Jim there is something I have always wanted to say
I know what you’re thinking; but what about the new visual effects? Isn’t that what, theoretically, you’re supposed to be writing about, stupid. I guess, but the new enhancements are almost besides the point in this case. The new transfer is gorgeous as is par for the course and there’s nothing particularly wrong with the new visual effects: the standard planetary orbit moments are fine. There’s also a new shot of the nuclear missile on course for the Enterprise which I wasn’t thrilled with the execution of if only because it replaced my favorite shot of the Enterprise firing phasers in which the camera tilts up on the Enterprise from beneath the primary hull and the phasers bathe the ship in a radiant blue glow (how’s that for festishizing a ship. Hey, at least, it’s not a fucking B-Wing). Instead, that shot is now from behind the primary hull looking out at whatever the Enterprise is blowing up. It’s an angle the producers of the new visual effects seem to like so much which I just can’t stand. It’s not a flattering angle for Matt Jeffries’ design and isn’t nearly as cool – and they’ve come to rely on it almost as much as the original SFX guys relied on stock footage.
Why replace one over used shot with another overused less flattering one?
I actually did like one of the shots of the Enterprise in orbit quite a bit and realized that what’s not working about some of the new visual effects are the inconsistent lighting (when the ship is lit correctly,it looks quite good; when not, not) as well as the way the Enterprise moves as it bounces around in and out of orbit. The Enterprise always was a majestic looking vessel, that moved elegantly through the cosmos.A lot of that was because they couldn’t really do much more with it because of the constraints of working with the miniature and optical printing, but I think it’s important to retain that sense of movement in the CGI – even if in space the ship really could ping-pong a lot more. To me it’s like the old point the fanboys love to point out about sound in space. Sure, if you’re Kubrick, you don’t have sound in space.But in a show in which every alien race speaks English and an entire world is patterned around the Nazi’s, I think taking the dramatic liberty of having sound in space isn’t such a bad thing after all.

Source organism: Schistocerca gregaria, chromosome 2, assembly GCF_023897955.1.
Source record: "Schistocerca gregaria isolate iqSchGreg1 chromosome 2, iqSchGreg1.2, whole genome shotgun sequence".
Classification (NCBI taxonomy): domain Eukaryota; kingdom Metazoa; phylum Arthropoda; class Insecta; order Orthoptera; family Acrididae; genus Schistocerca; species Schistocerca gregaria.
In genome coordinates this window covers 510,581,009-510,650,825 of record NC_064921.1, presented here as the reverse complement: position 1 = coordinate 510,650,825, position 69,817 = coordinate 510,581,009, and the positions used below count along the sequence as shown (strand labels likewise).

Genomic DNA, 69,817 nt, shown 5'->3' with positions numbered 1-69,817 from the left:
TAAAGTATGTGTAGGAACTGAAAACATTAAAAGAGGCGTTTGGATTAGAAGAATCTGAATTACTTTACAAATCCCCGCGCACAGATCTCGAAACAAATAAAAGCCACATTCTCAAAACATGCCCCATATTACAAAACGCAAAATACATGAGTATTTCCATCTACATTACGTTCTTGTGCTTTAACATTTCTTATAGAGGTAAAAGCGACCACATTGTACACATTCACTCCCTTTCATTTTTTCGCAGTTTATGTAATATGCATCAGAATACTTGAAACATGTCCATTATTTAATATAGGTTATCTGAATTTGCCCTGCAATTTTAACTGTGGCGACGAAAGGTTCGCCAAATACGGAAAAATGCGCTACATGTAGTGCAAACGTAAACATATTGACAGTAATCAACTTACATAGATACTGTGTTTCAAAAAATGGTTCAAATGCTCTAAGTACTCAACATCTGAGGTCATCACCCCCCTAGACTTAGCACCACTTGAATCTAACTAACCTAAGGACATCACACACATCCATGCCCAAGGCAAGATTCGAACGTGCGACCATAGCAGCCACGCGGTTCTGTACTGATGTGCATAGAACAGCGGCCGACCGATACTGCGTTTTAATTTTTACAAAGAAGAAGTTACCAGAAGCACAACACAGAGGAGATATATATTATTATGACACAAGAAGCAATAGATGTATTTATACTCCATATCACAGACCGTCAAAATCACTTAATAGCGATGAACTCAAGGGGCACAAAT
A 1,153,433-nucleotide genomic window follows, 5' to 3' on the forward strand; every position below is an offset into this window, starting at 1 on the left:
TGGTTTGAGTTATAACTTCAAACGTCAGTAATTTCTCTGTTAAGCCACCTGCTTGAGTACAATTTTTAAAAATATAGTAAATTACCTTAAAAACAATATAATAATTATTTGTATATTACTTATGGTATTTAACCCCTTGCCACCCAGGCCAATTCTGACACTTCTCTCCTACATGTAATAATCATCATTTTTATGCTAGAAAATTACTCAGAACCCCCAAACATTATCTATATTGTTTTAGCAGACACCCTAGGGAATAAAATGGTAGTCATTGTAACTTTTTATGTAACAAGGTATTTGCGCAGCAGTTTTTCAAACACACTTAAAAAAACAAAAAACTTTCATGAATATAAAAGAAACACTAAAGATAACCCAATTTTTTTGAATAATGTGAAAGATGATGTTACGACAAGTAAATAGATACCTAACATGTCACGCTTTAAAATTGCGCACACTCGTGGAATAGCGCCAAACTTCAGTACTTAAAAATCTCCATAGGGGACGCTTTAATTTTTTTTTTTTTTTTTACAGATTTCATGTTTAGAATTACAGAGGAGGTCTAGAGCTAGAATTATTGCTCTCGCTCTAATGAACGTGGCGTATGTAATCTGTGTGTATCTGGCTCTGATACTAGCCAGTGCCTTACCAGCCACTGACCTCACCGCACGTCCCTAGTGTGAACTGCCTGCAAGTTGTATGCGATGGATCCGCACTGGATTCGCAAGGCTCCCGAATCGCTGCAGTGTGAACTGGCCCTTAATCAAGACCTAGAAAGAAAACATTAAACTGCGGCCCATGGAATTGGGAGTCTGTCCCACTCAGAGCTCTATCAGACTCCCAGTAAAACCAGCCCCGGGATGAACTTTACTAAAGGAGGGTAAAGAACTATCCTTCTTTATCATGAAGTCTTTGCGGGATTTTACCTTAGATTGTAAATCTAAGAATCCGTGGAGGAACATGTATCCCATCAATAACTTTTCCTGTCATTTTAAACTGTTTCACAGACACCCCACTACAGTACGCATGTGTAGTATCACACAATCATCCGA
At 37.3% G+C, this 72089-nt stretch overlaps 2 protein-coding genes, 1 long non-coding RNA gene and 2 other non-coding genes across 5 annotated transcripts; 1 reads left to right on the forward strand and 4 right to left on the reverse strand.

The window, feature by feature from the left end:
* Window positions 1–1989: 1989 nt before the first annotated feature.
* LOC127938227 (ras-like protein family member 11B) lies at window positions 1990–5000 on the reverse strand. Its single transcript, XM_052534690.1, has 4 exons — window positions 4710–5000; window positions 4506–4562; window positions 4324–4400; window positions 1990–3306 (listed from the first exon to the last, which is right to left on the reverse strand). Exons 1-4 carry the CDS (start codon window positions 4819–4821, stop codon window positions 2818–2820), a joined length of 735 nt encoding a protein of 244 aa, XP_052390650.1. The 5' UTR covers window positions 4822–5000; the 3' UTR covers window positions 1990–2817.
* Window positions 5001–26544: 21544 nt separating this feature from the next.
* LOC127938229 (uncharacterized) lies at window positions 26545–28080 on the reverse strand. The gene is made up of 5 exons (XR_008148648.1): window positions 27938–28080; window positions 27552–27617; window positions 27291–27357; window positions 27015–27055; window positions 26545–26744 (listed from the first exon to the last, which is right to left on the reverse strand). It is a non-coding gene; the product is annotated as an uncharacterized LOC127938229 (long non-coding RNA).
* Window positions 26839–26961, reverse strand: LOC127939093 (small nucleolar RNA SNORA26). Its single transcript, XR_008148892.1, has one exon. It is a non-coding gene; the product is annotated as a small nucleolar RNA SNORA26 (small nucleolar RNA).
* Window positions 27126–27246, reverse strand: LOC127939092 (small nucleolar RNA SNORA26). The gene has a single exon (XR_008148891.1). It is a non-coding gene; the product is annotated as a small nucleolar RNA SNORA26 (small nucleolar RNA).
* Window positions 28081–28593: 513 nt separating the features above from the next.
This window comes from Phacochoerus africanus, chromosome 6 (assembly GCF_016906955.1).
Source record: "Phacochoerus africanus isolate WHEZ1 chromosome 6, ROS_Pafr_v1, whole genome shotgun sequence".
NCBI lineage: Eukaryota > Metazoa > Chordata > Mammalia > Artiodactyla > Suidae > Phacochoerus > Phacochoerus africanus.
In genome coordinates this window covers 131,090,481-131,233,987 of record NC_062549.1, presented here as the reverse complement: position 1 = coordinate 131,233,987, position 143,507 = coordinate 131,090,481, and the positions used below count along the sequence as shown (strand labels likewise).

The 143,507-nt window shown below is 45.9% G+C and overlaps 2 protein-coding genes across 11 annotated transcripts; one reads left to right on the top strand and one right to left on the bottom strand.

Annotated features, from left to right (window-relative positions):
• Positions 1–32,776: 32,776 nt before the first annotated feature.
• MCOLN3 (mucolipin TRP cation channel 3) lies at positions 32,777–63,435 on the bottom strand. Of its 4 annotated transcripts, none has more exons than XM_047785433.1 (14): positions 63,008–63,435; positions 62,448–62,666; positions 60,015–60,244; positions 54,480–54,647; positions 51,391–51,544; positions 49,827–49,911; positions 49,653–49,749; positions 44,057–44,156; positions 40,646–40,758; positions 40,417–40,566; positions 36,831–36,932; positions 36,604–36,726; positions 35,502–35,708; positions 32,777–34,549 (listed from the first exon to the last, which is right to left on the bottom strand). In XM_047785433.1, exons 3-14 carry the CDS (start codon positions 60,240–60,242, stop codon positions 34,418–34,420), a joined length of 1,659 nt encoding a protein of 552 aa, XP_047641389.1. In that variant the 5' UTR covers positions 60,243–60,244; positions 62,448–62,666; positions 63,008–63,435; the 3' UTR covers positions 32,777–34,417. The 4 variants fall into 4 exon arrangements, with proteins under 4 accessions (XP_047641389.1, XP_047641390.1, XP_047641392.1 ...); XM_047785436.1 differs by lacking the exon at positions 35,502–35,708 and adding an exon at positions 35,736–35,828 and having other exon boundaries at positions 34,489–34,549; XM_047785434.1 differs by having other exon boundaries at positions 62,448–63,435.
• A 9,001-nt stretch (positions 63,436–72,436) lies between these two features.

TOS-R seeing the light
And even if you hate this episode for all the reasons my old minx of an assistant, Amanda, did (but what did she know, she dated cast members from Voyager), you have to love the shot of Melakon’s reaction when he gets shot. It’s almost as classic as Scotty feigning fainting in “Spock’s Brain.”
And at the end of the day, “Patterns” for all it’s goofiness, has some real dramatic fireworks between a remorseful John Gill and Kirk as well as a sweet message that buttons the episode in which everyone agrees to give peace a chance. You gotta love the 60’s….and the 23rd Century.
MARK A. ALTMAN is a co-writer/producer of FREE ENTERPRISE. His latest film, DOA: DEAD OR ALIVE, opens June 15th from Dimension Films starring Devon Aoki, Jaime Pressey, Holly Valance and Sarah Carter. He is also co-publisher of GEEK MONTHLY